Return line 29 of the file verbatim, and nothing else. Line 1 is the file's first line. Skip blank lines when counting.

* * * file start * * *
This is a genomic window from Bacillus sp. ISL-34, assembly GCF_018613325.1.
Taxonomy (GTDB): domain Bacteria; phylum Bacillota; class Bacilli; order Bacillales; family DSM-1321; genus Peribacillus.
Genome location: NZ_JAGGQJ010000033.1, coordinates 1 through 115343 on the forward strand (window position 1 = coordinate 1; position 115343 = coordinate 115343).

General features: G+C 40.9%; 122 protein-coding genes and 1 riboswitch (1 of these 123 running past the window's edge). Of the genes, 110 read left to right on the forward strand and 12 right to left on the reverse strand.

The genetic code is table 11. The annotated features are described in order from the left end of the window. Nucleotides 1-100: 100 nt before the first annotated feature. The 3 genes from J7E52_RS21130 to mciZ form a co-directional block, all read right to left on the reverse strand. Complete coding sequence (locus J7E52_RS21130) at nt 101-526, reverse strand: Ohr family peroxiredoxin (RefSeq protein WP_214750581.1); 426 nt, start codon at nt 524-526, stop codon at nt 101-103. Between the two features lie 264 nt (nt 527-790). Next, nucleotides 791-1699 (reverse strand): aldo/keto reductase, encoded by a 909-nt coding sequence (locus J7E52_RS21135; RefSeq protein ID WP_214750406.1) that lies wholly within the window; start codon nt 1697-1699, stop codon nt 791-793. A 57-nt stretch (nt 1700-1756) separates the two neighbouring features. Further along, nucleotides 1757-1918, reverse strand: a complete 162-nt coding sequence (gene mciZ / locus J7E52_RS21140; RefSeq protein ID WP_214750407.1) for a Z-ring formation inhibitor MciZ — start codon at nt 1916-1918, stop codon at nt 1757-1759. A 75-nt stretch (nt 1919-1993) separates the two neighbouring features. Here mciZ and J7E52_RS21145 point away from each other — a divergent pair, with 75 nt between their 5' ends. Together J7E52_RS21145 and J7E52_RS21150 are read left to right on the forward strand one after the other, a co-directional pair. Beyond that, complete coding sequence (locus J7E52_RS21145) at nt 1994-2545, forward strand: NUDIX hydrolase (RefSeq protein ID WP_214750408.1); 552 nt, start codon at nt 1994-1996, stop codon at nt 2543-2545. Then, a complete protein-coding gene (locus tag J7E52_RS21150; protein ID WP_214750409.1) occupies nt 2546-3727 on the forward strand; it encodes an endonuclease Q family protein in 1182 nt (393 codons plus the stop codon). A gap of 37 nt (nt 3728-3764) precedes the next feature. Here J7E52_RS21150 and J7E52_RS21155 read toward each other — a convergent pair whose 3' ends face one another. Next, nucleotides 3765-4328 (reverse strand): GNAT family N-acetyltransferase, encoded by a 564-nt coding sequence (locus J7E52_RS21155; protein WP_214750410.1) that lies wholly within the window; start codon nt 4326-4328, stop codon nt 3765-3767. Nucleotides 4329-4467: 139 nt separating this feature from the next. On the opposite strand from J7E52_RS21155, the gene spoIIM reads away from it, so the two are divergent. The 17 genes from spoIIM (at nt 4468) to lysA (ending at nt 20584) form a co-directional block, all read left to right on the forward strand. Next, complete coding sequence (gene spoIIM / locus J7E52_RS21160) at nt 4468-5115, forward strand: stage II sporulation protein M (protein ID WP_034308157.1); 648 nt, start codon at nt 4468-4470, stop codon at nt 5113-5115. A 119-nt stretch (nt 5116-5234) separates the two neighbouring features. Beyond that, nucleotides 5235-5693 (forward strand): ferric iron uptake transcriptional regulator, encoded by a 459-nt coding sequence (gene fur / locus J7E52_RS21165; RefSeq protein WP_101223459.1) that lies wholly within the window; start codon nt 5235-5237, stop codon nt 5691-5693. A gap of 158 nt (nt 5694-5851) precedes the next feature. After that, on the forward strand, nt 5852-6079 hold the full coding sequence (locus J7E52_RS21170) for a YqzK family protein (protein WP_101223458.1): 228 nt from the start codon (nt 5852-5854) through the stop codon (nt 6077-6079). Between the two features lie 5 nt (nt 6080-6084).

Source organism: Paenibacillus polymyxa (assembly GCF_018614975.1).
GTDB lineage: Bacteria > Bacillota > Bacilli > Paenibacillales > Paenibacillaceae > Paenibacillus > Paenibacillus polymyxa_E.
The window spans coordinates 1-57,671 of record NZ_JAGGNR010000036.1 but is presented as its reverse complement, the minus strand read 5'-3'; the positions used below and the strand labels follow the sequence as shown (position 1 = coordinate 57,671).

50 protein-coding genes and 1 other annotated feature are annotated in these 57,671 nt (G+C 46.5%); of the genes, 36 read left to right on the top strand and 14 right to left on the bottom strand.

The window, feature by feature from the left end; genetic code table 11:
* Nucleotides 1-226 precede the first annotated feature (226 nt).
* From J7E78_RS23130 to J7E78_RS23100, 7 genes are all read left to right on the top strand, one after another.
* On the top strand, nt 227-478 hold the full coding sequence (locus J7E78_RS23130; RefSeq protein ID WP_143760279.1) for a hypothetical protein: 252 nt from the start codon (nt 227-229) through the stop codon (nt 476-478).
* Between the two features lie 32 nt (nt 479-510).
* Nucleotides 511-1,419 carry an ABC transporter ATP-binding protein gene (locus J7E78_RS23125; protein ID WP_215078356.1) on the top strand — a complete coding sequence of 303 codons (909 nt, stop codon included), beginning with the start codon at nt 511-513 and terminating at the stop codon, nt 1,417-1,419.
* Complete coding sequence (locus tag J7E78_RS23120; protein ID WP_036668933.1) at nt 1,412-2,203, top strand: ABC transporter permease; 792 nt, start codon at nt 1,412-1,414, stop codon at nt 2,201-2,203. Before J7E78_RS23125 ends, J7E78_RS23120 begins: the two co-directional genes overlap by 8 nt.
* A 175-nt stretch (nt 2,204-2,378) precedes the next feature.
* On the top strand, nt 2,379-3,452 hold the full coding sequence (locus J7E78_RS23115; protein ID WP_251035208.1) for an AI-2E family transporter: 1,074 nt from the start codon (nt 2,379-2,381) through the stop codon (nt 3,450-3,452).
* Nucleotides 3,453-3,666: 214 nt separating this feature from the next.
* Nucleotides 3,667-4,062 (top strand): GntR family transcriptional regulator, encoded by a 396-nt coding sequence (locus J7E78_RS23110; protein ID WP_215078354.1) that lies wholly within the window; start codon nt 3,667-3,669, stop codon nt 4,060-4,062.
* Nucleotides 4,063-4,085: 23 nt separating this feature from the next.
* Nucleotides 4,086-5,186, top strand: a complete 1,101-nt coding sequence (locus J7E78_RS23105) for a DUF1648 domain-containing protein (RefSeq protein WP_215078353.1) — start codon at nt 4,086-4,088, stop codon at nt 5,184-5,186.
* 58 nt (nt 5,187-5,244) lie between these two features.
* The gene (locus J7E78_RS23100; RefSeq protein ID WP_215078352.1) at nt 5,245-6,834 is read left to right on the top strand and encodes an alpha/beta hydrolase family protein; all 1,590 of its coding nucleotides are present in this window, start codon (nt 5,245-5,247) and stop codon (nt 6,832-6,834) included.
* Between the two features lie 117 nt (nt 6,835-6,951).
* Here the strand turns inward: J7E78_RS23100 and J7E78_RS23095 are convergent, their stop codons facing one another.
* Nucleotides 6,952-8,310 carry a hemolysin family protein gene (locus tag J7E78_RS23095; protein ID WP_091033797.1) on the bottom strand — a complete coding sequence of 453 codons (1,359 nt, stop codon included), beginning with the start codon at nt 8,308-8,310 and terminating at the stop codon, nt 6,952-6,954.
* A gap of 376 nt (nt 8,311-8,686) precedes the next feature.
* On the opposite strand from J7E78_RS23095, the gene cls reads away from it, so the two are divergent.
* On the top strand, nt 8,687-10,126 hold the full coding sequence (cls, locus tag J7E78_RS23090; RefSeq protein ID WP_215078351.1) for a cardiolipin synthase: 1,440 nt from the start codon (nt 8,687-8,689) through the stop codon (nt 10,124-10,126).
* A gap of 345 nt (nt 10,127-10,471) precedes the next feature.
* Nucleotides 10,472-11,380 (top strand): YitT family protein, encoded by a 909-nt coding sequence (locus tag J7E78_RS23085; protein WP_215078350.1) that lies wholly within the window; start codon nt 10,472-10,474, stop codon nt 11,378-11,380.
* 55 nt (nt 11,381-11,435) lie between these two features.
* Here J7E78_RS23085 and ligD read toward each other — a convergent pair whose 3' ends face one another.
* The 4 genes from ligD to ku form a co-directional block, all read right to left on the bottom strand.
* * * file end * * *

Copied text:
* On the opposite strand from J7E78_RS23095, the gene cls reads away from it, so the two are divergent.